Communication technology has changed a lot in the past two decades. Gone are the good old days when a call to a patient’s one and only home phone (complete with tape answering machine) would be sure to make an impact.The array of ways to contact patients can sometimes be confusing, let alone how to make the greatest impact so they come in for their appointments.
At Callpointe, we’ve been monitoring the success rates, office remarks and patient feedback for the hundreds of possible methods for delivering appointment reminders. This has led us to identify the best practices for patient communication delivery methods, scheduling of patient contact, and the content of the message. These three areas define your strategy for appointment reminders. Here’s what we’ve learned:
Types of Patient Communication
From least effective to most effective, the four most popular ways of reaching busy patients with their own fast-paced lives are postcards, email, text message, and phone call.
- Postcards have the lowest response rate, and cost the most per impression. They’re often thrown away with the rest of the junk mail. Most offices in this decade have discarded this method.
- Emails are most effective when sent a week or more in advance of the appointment. If they are timed too close to the appointment, they might go unopened. Despite some drawbacks, emails are very effective when you need to impart complex or comprehensive information to a patient.
- Text messages are effective reminders, especially for younger patients. They get immediate front-of-mind attention, are easy to review later, and simple to respond to. Their downside is the limited amount of available character spaces.
- Phone calls force patients to engage, meaning a 100% “open rate” assuming someone answers the phone or the message is left on voicemail. Unlike a text message, there’s no limit on the length of the message.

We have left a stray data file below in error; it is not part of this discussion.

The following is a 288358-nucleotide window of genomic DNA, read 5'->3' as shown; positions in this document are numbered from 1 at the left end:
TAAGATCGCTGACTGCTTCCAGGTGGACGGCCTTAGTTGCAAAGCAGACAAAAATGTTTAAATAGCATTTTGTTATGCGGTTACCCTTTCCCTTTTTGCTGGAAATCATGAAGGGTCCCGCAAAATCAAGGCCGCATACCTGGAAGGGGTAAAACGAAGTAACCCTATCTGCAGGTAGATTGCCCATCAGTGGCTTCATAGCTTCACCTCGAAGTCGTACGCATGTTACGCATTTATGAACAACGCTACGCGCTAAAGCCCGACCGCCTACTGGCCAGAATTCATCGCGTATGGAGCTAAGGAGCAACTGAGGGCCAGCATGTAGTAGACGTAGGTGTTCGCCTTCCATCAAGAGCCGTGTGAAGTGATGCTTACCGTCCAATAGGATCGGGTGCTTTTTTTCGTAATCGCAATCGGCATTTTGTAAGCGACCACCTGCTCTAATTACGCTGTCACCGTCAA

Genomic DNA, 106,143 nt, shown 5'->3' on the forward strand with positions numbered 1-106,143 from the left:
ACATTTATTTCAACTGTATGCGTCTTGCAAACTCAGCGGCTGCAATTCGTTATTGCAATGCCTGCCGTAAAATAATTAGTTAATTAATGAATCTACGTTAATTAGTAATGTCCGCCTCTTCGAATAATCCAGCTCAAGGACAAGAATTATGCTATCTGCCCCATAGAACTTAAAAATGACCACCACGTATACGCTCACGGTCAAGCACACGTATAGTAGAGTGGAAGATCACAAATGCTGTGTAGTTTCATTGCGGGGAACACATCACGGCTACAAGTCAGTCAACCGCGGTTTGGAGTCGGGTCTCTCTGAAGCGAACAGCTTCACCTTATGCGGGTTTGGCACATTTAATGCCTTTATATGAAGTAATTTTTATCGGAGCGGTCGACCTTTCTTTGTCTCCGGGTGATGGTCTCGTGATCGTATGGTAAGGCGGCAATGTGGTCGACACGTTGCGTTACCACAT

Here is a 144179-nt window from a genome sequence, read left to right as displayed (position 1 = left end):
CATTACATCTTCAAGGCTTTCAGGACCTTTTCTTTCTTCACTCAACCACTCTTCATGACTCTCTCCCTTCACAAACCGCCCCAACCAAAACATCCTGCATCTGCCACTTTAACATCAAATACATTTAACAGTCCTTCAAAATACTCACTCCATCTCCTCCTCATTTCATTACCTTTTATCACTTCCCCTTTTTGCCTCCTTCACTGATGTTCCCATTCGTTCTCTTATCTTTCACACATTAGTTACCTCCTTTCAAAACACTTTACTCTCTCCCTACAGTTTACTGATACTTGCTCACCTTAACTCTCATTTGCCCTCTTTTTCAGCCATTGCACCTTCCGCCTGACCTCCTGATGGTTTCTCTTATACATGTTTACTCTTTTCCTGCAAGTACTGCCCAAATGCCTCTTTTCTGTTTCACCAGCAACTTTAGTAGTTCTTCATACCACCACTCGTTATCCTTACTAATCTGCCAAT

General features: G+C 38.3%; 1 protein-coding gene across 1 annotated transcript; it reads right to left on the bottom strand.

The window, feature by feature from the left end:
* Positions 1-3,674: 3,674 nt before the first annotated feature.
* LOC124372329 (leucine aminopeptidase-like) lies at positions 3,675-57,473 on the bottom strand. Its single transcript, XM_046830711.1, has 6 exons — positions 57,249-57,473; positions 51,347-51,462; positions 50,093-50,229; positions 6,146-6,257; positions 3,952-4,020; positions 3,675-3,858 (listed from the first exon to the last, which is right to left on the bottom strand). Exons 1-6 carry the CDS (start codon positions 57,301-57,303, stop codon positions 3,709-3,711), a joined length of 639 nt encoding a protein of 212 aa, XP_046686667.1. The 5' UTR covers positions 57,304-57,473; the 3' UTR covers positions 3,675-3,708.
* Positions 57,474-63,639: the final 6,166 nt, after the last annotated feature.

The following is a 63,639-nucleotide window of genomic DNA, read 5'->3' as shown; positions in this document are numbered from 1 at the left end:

The most effective strategy we’ve found is to combine two or three of these delivery methods to remind patients of their appointments and reduce no-shows. The specific formula will vary from practice to practice. For example, what works for a geriatric specialist will differ from what works for pediatrics. At Callpointe, we’re ready to analyze your needs and recommend the best possible messaging solution.
Scheduling of Patient Contact
As we’ve said, the specific formula for best results differs from practice to practice. The following is a sample schedule that works for many general practitioners, and forms the baseline for our recommendations.
Send an email 7 to 10 days in advance of the appointment, containing all the most important information about the timing and purpose of the visit.
Call 2 to 3 days before the appointment, asking for a confirmation at that time.
Text on the same day of the appointment, 1 to 2 hours ahead of the scheduled time. This is especially important if you haven’t received confirmation via phone.
Like all good planning, it’s best to start with an idea and then vary it according to specific needs. From this baseline plan, we can help you craft the patient contact schedule most likely to both ensure maximum attendance and keep your patients happy with how you communicate with them.
Content of Patient Contact
Obviously, the information in your patient appointment reminders should include the patient’s first name, doctor’s name, appointment date and location, and any preparation needed for the appointment. But how you deliver that message makes a big difference both in how effective the reminder is, and in how your patients will feel about being reminded. Here are a few of the most important details we’ve noticed over our years of delivering top-notch patient contact across the country.
Always use a human voice for your reminder calls. Never use a robotic voice. Patients hate those.
Many (but not all) practices get better results from a male voice or a female voice. Which works best varies from practice to practice.
Messages should prompt interaction. For example, patients can confirm appointments, replay the message, or be connected with the office.
Include clear directions for how the patient can reach your office if they have questions, or need to reschedule.
Putting these best practices to work and adjusting them based on collated data from your specific practice will improve your no-show rate, saving your office money and hassle. Callpointe can help do that by providing timely, effective and customizable patient communication programs at rates far lower than hiring staff. Contact us today for the details on how we can help you.